My dear brethren, I venture to say that unbelief of God’s word ought, therefore, to be impossible. It ought to be impossible to every reverenthearted man. Doth he know God and tremble in his presence, and shall he think of distrusting and doubting him? No one that hath ever seen him in contemplation, and bowed before him in sincere adoration, but must be amazed at the impertinence that would dare to think that God can lie. O reverent heart, it ought to be to thee beyond the bound of possibility that thou shouldst doubt the truth of the promises of God! And this ought to be more impossible still, if such an expression may be used, to God’s own children. You could not make a true-hearted child suspect his father of falsehood. If he heard such an accusation brought against a. loving and kind father he would be indignant: he would not want to hear rebutting evidence, he would say, “It is impossible; I know my father, I know his character, I have seen him, I understand him, I cannot endure to hear him slandered, and I do not need to hear him defended, for of this I am sure— that he cannot lie.” In the child’s case there might be a partiality, and the father might have been guilty; but in the case of the children of God no such possibility exists, for our Father is the God of truth. Oh, my brethren, shall it ever be said that the children of God doubt their Father? I have heard some professing Christians say that they find it hard to believe his promises, and yet they do not appear to think that they have said a dreadful thing: yet a very dreadful thing it is. What must be their opinion of God if they find it hard to believe him? Think of it again: of a child of God finding it hard to believe his own Father, his heavenly Father! All, wretched sin! Wretched insult to God! If we were not so false-hearted ourselves we should never dream of the Lord’s being so, and if we were not conscious of being chargeable with untruth, the thought that perchance God might fail to fulfil his word would never be tolerated. It is horrible! If it has crossed your mind, scout it, and, with many tears, confess it before God; for to a child of God it ought to be impossible to doubt his Father’s truthfulness.
To some children of God that impossibility ought to be still more striking, because certain of us have received special and infallible proofs of the Lord’s faithfulness to his promises. He has answered the prayers of some of us in a way that has drowned our eyes with tears of joy. He has made us laugh like Sarah when the child of promise was given to her. We have felt amazed at the mighty goodness of our God; and for us to doubt now should be impossible. We ought to settle it in our minds that, come what may, though the earth were removed and the mountains cast into the midst of the sea, though everything should alter, and the laws of nature should be changed, and day and night forget their time, yet would we never suppose, nor allow others to suppose, that God could be false to his promises and break his word. I am resolved, and, my brethren, you will join with me in it, and may God give us grace to carry it out, to doubt the evidence of my eyes, but not to doubt my God, for our eyes have often deceived us, but Jehovah never. Light may play tricks with these poor optics, but the Lord has never spoken to mock us, nor said what he cannot perform. Resolve, my brethren, to doubt your ears and deny your hearing sooner than doubt your God, for sounds are often imaginary and ears are speedily duped. Resolve to doubt your most deliberate judgment rather than one word of the Lord. How often have you been mistaken! Even when according to mathematical calculation it seems as certain as that twice two make four that God cannot execute his word, deny the mathematics but never doubt God. There is nothing certain under heaven but God. Uncertainty is upon all things but upon his word. If you consult with friends, and in their judgment they all unanimously conclude that the case is hopeless, and that the promise cannot be fulfilled, reject them all, and refuse to consult with flesh and blood. Let God be true and every man a liar, yea, and every thing a liar. Doubt as much as you please your own feelings, it is seldom that they are to be relied upon: mistrust, as I have already said, your own senses, they are but very fallible reporters of fact, but never distrust your God. If devils, or even angels, could stand in squadrons and swear unanimously that God had failed, call them liars too; for God cannot, cannot, cannot lie. The things which are seen are, after all, but mere shadows and dependent for their appearing and continuing upon the Lord alone; why, then, confide in them at the expense of your confidence in God? God only is, and when you have no hope but in him alone you have all the hope worth having. They say of us who trust in God alone that we have nothing to look to. Our answer is that faith in the unseen God is the highest reason, and is grounded on the surest fact. His unseen arm is stronger than all that angel or human eye can ever see, and there is more potency in God, who is neither to be heard nor seen, than in all the crash of whirlwinds or the glare of tempests. There is no power but in him, and therefore no certainty of infallible truth but in the word which he has spoken.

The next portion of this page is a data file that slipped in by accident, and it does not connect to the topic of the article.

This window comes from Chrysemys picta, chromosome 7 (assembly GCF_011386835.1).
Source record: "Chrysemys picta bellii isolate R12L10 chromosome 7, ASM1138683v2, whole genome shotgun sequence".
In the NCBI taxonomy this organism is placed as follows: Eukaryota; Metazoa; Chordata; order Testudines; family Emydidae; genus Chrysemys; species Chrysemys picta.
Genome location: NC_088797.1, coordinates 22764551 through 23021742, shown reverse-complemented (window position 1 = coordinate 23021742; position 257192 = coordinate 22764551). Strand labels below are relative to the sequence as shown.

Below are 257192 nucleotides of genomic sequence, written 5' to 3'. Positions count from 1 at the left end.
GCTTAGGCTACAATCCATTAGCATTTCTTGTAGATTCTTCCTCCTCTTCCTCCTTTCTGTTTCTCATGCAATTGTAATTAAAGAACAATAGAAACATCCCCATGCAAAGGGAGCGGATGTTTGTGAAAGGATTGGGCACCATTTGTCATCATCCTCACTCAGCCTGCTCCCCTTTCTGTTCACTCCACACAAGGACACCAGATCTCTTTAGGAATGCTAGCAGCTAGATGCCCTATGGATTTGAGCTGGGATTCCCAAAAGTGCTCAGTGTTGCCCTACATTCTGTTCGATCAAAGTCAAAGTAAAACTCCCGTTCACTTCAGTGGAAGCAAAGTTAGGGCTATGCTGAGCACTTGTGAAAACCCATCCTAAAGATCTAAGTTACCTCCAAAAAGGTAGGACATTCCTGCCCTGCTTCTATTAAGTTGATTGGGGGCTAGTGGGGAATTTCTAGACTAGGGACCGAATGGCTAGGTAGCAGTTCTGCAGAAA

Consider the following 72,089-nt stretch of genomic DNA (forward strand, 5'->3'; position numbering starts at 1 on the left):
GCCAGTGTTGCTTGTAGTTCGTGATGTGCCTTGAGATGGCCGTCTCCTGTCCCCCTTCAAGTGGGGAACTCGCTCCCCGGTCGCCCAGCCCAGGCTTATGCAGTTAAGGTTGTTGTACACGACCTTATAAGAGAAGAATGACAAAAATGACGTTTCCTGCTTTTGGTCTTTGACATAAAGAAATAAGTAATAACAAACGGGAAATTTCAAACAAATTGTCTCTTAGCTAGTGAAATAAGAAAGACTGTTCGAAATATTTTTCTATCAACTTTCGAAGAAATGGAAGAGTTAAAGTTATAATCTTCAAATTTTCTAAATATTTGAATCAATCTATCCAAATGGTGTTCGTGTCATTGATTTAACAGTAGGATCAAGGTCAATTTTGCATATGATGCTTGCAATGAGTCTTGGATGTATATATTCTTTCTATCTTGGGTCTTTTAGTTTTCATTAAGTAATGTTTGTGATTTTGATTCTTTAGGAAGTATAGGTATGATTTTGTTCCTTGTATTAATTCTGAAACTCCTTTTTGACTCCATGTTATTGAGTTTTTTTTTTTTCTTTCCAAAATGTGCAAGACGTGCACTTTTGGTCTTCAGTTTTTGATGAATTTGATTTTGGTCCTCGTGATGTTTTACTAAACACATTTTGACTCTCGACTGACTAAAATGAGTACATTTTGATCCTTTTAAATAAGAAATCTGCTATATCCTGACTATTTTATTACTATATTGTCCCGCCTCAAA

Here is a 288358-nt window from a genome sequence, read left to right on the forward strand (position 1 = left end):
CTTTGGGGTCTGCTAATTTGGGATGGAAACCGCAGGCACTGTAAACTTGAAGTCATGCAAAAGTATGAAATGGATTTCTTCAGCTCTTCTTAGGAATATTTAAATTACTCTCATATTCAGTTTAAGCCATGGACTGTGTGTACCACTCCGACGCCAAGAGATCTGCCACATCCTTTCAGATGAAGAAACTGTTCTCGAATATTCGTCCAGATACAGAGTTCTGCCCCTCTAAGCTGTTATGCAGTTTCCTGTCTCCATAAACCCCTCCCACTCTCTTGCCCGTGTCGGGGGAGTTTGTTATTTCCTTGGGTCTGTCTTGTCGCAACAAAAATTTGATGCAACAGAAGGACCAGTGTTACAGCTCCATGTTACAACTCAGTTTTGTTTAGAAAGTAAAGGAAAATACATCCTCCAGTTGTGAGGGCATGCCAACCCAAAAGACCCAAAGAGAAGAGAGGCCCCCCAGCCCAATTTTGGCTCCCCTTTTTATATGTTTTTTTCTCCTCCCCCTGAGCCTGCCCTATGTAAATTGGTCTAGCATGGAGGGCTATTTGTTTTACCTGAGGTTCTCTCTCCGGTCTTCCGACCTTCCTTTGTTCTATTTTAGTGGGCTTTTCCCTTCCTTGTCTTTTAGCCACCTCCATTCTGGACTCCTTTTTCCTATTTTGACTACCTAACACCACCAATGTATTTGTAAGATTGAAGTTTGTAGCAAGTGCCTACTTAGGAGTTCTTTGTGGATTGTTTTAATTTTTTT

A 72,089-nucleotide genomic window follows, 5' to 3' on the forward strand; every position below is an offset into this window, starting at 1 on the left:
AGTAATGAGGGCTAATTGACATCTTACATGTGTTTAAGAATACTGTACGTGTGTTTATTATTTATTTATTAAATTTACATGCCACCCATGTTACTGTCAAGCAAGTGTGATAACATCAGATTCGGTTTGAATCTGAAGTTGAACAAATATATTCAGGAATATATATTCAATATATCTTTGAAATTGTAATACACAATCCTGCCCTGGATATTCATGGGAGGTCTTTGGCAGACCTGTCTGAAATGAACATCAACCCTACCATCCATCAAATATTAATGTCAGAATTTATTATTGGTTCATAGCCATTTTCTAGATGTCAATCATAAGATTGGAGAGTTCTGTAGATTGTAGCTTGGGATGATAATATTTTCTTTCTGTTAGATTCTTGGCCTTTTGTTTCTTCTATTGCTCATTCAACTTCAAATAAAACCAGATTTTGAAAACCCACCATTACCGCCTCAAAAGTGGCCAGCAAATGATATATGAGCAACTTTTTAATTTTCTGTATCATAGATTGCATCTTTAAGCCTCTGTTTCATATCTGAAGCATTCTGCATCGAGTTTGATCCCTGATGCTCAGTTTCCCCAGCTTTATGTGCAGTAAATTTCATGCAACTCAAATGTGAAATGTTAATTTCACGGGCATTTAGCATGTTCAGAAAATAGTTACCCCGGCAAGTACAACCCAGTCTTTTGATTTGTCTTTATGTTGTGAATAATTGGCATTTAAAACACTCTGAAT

Look ye, sirs, every promise in God’s word comes to you, first, from the Father’s lip; will you doubt him? It next comes by the Holy Ghost, who reveals it; will you doubt him? Beware lest ye sin against the Holy Ghost. It comes next sealed with the blood of Jesus; will you doubt him — will you suspect your Saviour? A single doubt of a promise of God casts a stigma upon Father, Son, and Holy Ghost, and is a triple transgression against the triune God. O the venom that lies in a single suspicion of the Most High!